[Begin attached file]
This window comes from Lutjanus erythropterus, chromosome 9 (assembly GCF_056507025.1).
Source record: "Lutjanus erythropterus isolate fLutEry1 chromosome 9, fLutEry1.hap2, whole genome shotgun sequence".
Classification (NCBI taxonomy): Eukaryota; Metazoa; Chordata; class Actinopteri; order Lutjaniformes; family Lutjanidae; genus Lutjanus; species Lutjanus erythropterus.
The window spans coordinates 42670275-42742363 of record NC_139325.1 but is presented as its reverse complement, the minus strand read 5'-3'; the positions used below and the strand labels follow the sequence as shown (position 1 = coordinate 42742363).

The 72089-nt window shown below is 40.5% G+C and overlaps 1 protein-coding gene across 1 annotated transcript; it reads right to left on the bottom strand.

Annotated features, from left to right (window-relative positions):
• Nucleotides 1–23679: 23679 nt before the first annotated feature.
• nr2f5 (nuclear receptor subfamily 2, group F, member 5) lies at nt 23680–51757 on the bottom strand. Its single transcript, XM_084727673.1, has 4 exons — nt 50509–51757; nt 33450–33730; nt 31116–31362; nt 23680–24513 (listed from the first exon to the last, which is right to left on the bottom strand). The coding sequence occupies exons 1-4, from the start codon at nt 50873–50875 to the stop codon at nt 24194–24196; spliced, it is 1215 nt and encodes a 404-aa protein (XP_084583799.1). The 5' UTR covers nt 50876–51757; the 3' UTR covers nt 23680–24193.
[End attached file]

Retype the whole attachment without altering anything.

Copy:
This window comes from Lutjanus erythropterus, chromosome 9 (assembly GCF_056507025.1).
Source record: "Lutjanus erythropterus isolate fLutEry1 chromosome 9, fLutEry1.hap2, whole genome shotgun sequence".
Classification (NCBI taxonomy): Eukaryota; Metazoa; Chordata; class Actinopteri; order Lutjaniformes; family Lutjanidae; genus Lutjanus; species Lutjanus erythropterus.
The window spans coordinates 42670275-42742363 of record NC_139325.1 but is presented as its reverse complement, the minus strand read 5'-3'; the positions used below and the strand labels follow the sequence as shown (position 1 = coordinate 42742363).

The 72089-nt window shown below is 40.5% G+C and overlaps 1 protein-coding gene across 1 annotated transcript; it reads right to left on the bottom strand.

Annotated features, from left to right (window-relative positions):
• Nucleotides 1–23679: 23679 nt before the first annotated feature.
• nr2f5 (nuclear receptor subfamily 2, group F, member 5) lies at nt 23680–51757 on the bottom strand. Its single transcript, XM_084727673.1, has 4 exons — nt 50509–51757; nt 33450–33730; nt 31116–31362; nt 23680–24513 (listed from the first exon to the last, which is right to left on the bottom strand). The coding sequence occupies exons 1-4, from the start codon at nt 50873–50875 to the stop codon at nt 24194–24196; spliced, it is 1215 nt and encodes a 404-aa protein (XP_084583799.1). The 5' UTR covers nt 50876–51757; the 3' UTR covers nt 23680–24193.